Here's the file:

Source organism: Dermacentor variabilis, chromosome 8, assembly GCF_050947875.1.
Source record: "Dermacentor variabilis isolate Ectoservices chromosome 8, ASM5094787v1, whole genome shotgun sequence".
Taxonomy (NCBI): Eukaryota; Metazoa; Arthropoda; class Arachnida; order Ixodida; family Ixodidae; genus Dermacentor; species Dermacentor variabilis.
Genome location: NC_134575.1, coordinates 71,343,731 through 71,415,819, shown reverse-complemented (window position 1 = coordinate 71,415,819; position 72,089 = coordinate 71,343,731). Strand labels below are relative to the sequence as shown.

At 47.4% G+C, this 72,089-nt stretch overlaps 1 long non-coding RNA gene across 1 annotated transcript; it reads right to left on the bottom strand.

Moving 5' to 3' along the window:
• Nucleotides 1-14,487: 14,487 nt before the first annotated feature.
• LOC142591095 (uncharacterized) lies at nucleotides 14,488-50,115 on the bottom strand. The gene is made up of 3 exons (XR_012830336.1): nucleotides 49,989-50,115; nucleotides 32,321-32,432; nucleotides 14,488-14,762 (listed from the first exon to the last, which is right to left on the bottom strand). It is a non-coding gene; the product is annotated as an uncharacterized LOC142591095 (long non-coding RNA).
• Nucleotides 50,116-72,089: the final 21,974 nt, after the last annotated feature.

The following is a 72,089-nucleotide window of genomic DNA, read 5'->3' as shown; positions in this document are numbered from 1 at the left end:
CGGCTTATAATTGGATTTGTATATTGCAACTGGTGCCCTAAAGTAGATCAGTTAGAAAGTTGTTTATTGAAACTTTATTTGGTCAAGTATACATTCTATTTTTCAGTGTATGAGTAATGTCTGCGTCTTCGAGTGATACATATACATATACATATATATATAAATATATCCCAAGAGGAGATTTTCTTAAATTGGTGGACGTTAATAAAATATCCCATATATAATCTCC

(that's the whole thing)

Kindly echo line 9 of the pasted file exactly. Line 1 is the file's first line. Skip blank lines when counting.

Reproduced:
• Nucleotides 50,116-72,089: the final 21,974 nt, after the last annotated feature.